Expected Council Action
In July, the Council is expected to renew its authorisation of the AU Mission in Somalia (AMISOM), which expires on 31 July.
Somalia, and most particularly funding for AMISOM, may also be raised during the briefing on the Secretary-General’s annual report on ways to strengthen the partnership between the UN and AU on issues of peace and security in Africa (as it was last year), and possibly will be discussed during the annual joint meeting of Council members with the AU Peace and Security Council, also planned for July.
Key Recent Developments
On 30 August 2017, the Council adopted resolution 2372, renewing the authorisation of AMISOM until 31 May 2018. The resolution decided to reduce the number of uniformed AMISOM personnel in two phases. First, to a maximum level of 21,626 troops (a reduction of 500 from the previous authorisation) by 31 December 2017. The resolution also stipulated that this figure should include a minimum of 1,040 AMISOM police personnel including five formed police units. The second drawdown phase was outlined in the resolution, calling for a further reduction to 20,626 personnel by 30 October 2018, unless the Council decides to “accelerate the pace of the reduction, taking into account the capabilities of the Somali security forces thus far”.
The resolution also requested the AU and the UN to conduct a joint comprehensive assessment of AMISOM’s concept of operations by 15 April including recommendations on the progressive transition from AMISOM to Somali security responsibility, taking into account the capacities of the Somali security forces. The review was delayed until June. In order to allow for the consideration of the assessment report before a longer reauthorisation, the Council adopted resolution 2415 on 15 May, extending the mandate of AMISOM until 31 July in a “technical rollover”. At press time, the Council has yet to receive the assessment report, however, it is expected to recommend postponing the scheduled troop reduction to allow for an operational readiness assessment of AMISOM.
On 2 March, a summit of troop-contributing countries (TCCs) to the mission was held in Kampala. In a communiqué, the TCCs urged the Security Council to reconsider the draw-down of AMISOM, restore the mission to previous levels, and stop any further reduction of troops. They asserted that the timeframes and troop levels outlined in resolution 2372 were not realistic and would lead to a reversal of the gains made by AMISOM.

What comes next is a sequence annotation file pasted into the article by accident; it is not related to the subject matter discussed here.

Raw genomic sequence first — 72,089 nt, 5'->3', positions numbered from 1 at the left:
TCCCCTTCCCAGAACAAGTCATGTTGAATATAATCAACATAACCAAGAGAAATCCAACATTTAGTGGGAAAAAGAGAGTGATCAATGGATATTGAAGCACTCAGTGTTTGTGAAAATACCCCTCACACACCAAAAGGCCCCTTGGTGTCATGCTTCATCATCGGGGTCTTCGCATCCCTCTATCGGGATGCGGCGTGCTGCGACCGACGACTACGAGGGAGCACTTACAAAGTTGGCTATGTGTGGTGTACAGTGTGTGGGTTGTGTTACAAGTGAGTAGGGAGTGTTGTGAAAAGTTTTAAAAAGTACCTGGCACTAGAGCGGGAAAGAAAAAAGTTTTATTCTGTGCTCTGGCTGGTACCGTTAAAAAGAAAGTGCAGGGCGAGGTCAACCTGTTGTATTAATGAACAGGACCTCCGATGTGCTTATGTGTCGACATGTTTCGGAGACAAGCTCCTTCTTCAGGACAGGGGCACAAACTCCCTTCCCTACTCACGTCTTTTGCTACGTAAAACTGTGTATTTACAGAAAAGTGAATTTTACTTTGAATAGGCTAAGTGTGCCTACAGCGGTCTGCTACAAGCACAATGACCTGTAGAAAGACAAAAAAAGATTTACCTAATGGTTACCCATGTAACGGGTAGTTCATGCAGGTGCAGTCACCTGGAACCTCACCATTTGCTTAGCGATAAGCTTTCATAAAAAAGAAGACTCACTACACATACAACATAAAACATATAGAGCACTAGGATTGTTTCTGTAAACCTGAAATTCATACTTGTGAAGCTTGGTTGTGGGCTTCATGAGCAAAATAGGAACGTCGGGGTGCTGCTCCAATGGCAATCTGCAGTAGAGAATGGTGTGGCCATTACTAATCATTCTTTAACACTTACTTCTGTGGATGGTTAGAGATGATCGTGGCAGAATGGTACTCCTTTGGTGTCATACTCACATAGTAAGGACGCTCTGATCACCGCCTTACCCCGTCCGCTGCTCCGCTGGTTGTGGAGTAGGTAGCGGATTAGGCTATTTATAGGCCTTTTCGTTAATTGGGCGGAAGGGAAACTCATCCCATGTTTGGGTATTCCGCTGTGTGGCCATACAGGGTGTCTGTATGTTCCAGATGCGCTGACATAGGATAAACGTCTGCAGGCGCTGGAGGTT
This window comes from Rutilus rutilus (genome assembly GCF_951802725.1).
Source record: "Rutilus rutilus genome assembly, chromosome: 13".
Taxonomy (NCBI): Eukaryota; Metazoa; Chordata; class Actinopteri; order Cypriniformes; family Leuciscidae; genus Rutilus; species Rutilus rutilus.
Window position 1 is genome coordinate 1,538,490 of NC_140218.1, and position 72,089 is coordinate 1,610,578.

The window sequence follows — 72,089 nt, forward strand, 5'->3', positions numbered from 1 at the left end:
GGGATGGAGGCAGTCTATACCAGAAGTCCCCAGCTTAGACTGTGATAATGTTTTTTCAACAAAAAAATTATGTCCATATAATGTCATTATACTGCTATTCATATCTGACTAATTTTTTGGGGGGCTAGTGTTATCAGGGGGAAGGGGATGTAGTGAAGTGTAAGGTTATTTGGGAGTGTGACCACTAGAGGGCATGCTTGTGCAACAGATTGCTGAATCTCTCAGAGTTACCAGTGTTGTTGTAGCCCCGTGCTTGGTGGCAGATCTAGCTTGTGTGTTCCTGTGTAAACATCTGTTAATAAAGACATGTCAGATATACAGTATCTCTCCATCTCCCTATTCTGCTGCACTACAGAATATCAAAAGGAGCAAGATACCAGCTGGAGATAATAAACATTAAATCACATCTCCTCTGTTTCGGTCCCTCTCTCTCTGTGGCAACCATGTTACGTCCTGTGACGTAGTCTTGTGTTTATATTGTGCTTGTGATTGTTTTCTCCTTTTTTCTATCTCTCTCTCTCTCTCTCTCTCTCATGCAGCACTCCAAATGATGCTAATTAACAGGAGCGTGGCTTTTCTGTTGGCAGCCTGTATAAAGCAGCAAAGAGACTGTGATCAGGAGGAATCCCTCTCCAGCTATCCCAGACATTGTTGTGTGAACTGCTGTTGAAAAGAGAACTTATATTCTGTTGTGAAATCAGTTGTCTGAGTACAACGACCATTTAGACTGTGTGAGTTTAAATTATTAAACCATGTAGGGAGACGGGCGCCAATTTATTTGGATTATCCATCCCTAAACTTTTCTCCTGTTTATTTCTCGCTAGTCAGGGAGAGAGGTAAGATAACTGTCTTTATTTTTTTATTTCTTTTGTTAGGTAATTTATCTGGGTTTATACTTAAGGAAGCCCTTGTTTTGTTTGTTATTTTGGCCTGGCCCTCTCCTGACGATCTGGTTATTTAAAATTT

The government of Somalia adopted a transition plan for the Somali National Security Forces to take over security responsibilities from AMISOM, which includes provisions for institutional development and capacity building of Somali forces, support for activities relating to stabilisation and the prevention and countering of violent extremism, and identifying geographical areas where transition to Somali forces can be prioritised. The plan was endorsed by the AU and by international partners at the Somalia Security High-Level Meeting in Brussels on 2 May.
The Council adopted a presidential statement on Somalia on 7 June, welcoming the “conditions-based transition plan with clear target dates for the progressive transfer of security responsibilities” and calling for its effective implementation. The statement further reiterated the need to enhance “the predictability, sustainability and flexibility of financing for African Union-led peace support operations” authorised by the Council and called for new and existing donors to support AMISOM.
In the regional context, tension between Somalia and the United Arab Emirates (UAE) persists against the backdrop of accusations that the UAE’s relationship with the states that make up Somalia is undermining the federal government. On 8 April, Somali security services seized a $9.6 million cache of money at the Mogadishu airport that had arrived from Abu Dhabi. The UAE asserted that the money was to pay the salaries of Somali soldiers and trainees. The UAE has since ended its military training mission in Somalia and closed a hospital it operates in Mogadishu. On 9 May, the UAE sent a letter to the president of the Council, reaffirming its respect for Somali sovereignty. It added that its agreements with the Somali states were concluded on the basis of the powers vested in those states, and that the federal government should engage with the states to clarify the nature of those agreements. In this context, the 7 June presidential statement expressed concern over “internal and external pressures” undermining Somalia’s political unity.